Project management
min read

Resource planning: what it is, how to do it well

Resource planning: what it is, how to do it well

Project planning isn’t just about mapping tasks; it also means ensuring you have the right team available to actually complete them. You need to have the foresight to know what resources you need when, and the organization to navigate competing commitments and schedules to lock them down. Here’s why resource planning is essential to every successful project – and how to go about curating your own project dream team.

What is resource planning?

Resource planning is a systematic process to achieve the optimum use of an organization's time and people. Using a conflux of project management skills and timekeeping, they have to create and maintain stability between projects, tasks, teams, time and budget. Needless to say, it’s a careful and judicious balancing act.

It’s essential resource planners work flexibly, especially since many project variables change frequently. Some of these can include:

  • Project scope creep, where new requests outgrow the original plan of work
  • Introducing new, shorter deadlines driven by the clients or stakeholders, or as a result of poor project planning
  • Being unable to fulfill the project due to sickness, leave, understaffing - or other issues like lack of skills or experience
  • Project budget runs out earlier than expected, and tasks have to be put on hold
  • Task priorities change often, or many tasks are deemed urgent all at once

A resource plan isn’t just about meeting external project demands, it also helps maintain a healthy balance with HR planning and business costs. It’s about ensuring individual projects have enough resources, while ensuring the business is still turning a profit. Pressure to get it right is high – but how do you go about planning resources for a project?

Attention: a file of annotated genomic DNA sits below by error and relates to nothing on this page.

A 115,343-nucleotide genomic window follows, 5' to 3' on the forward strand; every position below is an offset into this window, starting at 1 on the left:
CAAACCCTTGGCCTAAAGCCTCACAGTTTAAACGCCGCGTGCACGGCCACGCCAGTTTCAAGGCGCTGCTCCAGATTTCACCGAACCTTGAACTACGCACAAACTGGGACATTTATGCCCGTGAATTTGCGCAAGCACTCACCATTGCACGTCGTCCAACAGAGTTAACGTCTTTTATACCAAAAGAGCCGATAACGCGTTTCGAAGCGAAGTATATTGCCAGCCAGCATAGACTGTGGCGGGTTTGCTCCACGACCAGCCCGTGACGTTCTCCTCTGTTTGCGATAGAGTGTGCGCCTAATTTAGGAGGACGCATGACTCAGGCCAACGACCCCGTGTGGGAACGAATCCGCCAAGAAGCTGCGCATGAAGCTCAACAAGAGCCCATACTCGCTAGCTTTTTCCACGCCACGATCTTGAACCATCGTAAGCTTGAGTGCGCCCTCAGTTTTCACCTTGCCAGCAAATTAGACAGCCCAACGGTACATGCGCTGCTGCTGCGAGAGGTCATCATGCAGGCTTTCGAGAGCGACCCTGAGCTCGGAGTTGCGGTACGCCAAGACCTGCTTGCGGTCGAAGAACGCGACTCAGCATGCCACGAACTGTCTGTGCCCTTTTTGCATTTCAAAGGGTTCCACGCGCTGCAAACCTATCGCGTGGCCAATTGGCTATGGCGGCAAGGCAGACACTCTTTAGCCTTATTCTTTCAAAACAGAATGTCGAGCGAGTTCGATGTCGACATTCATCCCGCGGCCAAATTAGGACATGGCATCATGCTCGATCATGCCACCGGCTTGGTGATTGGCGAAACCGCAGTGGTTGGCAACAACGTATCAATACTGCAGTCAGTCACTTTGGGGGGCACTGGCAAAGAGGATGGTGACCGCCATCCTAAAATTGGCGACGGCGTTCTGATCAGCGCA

Resource planning prerequisites

Before delving into a new resource plan, a resource planner will need to gauge inputs. The first is what’s known as a work breakdown structure (WBS), which will lead to the deliverables of a project’s scope - helping a resource planner define the teams they need. If you’re launching a new app, for example, you’d at least need designers, developers and QA testers to see the project through.

Work breakdown structure@2x

Next, you’ll need to gauge the estimated duration of the tasks required to fulfil the project’s needs. The best way to do this is to predict the hours you’ll need based on past projects, reviewing the time it's taken to meet a similar project. With a comprehensive project time tracker, this process should be relatively straightforward and quick.

It’s vital resource planners forecast the hours needed based on historical data, rather than guessing. The last thing you want to do is overpromise on resource when tasks actually take way longer than expected. In addition to evaluating previous project calendars, use a project time management app to show you all the time that went into previous phases and tasks for similar projects.

project activities@2x

Managing team resources

Resource planners also need to find team members with the right skills. Even if you have a full-time team, you will still need to navigate each individual’s commitments across all the projects and teams they are connected to. This includes checking where and when they’re available using tools to cross-reference timing schedules.

There are lots of approaches to team planning out there, but the simplest solution is just to use a purpose-made team planning tool. These help you visualize all employee schedules across all projects and teams, gauge resource availability, and quickly assign project work.

Thanks to intuitive controls, resource planners reduce scheduling to a matter of minutes – letting you allocate, edit and reassign tasks between colleagues with a simple click and drag. By seeing everyone’s schedule alongside each other, you can also ensure project work is distributing fairly across all your resources. The best also include a daily hours cap, so you don’t allocate work beyond anyone’s capacity.

The benefits of resource planning

Properly utilized, resource planning is a symptom of a well-organized internal structure, helping you lead efficient and profitable projects. Aside from something you do just at the start of a project, good resources planning can help you manage deliverables throughout project execution.

It can be used to help you identify internal efficiencies and risks that set deadlines back, track how you spend project budget across resources, and monitor a project’s billable to non-billable ratio. In addition to setting more profitable rates, all these insights are essential for helping you understand your resource needs, so you can scale them up or down as necessary for future projects.

project activities@2x
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